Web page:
Facts about Multiple Myeloma and Filing for Disability
These selected pages answer some of the most basic, but also some of the most important, questions for individuals who are considering filing a claim for disability benefits.
Facts about the condition
1) Multiple myeloma is a cancer of the plasma cells, otherwise known as the white blood cells, which are produced in the marrow of the bones. The plasma cells are responsible for making antibodies (proteins) and due to this multiple myeloma can be responsible for a compromised immune system, among other issues.
2) Symptoms of multiple myeloma vary, but usually include bone pain, high levels of proteins and calcium in the blood or urine, infections such as pyelonephritis or pneumonia, acute or chronic kidney failure, normochromic or normocytic anemia, fatigue, confusion, excessive thirst, headache, weakness, carpal tunnel syndrome, and loss of bladder or bowel control.
3) The cause of multiple myeloma is unknown, though it is known that men are more likely to get the disease, obesity increases risk, and it is rare for the disease to be found in those younger than 40. Most people with multiple myeloma are around 55 or 60 years old when the disease is discovered.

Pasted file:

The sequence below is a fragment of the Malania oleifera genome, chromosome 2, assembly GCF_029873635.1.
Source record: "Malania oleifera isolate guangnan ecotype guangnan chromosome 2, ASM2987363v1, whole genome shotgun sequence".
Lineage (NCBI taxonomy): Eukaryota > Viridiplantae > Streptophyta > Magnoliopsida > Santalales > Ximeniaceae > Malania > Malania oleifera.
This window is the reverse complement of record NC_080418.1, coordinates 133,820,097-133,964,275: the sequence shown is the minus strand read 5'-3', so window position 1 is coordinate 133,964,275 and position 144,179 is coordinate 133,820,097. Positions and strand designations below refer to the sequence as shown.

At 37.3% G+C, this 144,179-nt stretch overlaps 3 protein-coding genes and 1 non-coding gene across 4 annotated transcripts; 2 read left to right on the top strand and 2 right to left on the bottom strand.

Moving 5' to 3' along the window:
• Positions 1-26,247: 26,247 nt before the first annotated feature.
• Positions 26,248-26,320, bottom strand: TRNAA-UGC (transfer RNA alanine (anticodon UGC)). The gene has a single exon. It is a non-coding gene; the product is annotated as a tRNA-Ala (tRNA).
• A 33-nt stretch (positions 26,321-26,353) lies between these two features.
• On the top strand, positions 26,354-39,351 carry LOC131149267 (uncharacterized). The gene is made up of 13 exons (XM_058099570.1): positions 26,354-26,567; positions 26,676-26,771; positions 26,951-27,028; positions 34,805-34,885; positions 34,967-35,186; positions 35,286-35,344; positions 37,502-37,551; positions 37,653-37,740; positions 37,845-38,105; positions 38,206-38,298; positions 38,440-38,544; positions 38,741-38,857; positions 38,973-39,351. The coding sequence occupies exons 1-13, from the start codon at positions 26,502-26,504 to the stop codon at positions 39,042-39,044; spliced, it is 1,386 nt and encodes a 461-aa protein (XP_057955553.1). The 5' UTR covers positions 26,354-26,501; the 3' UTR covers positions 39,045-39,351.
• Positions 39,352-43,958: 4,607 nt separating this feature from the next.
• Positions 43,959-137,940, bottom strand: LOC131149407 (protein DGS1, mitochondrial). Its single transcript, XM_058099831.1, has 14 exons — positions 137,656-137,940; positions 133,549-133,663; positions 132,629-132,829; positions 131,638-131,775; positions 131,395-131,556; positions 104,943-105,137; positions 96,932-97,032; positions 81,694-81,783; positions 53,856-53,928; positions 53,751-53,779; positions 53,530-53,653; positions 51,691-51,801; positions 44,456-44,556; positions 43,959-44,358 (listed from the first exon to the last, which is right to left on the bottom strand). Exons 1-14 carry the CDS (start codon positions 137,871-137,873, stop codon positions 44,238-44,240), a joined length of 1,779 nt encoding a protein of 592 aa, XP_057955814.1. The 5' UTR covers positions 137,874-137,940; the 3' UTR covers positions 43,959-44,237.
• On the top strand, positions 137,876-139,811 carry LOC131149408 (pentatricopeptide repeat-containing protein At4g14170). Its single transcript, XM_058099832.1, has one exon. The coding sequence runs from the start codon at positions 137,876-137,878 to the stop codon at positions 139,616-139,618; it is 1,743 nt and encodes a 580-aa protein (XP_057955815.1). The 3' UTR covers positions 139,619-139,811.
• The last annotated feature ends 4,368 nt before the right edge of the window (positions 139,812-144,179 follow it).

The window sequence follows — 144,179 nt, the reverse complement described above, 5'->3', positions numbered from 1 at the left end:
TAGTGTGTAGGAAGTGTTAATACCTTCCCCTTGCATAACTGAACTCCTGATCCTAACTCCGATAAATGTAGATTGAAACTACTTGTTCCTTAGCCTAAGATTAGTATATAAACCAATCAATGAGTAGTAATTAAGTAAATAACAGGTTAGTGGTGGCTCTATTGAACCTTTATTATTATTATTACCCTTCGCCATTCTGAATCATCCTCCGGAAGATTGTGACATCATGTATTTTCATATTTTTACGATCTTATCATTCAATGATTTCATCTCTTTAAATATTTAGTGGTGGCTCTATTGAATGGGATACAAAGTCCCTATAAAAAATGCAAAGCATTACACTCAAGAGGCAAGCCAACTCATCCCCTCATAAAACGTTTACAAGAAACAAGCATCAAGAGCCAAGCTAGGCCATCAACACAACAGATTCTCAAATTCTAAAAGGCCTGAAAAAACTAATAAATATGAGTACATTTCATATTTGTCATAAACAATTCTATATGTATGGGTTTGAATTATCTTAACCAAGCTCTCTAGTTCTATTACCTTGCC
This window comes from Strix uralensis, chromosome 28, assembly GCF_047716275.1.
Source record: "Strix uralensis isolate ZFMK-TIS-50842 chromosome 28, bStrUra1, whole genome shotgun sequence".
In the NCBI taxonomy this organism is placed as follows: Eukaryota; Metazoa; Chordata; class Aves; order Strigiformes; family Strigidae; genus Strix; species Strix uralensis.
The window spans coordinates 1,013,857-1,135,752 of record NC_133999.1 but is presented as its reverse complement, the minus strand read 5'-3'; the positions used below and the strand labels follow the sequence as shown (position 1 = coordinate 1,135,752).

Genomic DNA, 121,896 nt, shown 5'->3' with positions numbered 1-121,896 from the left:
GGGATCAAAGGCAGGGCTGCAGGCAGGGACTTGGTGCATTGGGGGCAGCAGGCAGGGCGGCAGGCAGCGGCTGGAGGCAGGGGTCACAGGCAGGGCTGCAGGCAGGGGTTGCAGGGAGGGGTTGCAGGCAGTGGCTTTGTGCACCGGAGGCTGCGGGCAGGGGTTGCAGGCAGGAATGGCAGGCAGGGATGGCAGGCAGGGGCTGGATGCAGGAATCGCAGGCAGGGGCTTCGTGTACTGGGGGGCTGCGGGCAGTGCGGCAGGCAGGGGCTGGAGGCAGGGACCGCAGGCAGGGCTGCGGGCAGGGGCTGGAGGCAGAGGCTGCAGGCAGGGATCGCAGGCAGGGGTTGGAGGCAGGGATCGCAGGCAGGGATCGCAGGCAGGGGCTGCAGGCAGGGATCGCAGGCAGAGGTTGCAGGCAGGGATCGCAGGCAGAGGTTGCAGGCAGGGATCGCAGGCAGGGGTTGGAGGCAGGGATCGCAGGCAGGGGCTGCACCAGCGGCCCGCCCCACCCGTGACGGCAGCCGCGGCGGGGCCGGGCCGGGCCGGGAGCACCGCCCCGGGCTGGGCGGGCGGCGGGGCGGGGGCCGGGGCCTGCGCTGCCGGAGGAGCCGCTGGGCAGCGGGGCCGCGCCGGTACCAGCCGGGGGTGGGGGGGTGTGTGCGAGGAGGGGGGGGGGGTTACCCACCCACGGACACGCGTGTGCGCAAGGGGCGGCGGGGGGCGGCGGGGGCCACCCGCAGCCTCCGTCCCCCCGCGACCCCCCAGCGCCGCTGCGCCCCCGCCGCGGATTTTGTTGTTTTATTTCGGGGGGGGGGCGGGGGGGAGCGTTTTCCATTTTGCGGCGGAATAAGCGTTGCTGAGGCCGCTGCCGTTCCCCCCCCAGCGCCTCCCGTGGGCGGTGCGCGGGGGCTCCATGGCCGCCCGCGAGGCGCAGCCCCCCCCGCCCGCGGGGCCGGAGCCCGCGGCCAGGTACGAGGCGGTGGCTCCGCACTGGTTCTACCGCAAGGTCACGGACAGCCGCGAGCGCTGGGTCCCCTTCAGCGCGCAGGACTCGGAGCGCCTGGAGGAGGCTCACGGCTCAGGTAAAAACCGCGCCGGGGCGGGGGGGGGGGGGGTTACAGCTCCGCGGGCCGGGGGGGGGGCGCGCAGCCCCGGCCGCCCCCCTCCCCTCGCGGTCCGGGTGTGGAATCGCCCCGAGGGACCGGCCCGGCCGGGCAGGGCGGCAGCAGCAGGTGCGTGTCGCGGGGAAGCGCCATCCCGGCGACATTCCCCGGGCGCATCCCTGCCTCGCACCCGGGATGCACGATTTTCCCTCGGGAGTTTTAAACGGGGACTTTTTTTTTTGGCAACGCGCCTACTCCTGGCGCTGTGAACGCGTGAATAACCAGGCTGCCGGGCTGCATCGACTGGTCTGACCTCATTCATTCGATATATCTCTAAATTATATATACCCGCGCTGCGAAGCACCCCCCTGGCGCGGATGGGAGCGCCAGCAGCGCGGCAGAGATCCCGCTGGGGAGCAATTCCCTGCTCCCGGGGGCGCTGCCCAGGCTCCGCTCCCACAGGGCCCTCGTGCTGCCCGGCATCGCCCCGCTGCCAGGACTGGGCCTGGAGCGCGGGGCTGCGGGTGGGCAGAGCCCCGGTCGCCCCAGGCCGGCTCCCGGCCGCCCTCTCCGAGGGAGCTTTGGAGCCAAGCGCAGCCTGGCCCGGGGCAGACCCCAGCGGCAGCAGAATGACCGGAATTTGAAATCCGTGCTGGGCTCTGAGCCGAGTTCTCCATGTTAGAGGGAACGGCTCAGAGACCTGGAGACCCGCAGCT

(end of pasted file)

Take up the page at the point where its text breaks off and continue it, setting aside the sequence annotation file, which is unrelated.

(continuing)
4) In 2004 in the United States there were over 15,000 cases of the disease reported and over 11,000 deaths. Although survival rates can depend upon diagnosis, the average survival time once diagnosed is around 4-5 years.
5) Multiple myeloma can move throughout the body through the bloodstream and be found in places far away from the original site of the disease.
6) Complications due to multiple myeloma can include bone fractures, kidney failure and in extreme cases paralysis. There is also an increased risk for infections due to impaired immunity, and a high risk of anemia.
7) Blood tests, urine tests, bone marrow examinations, magnetic resonance imaging (MRI), positron emission tomography (PET), and computerized tomography scans(CT scans) may be used to diagnose multiple myeloma.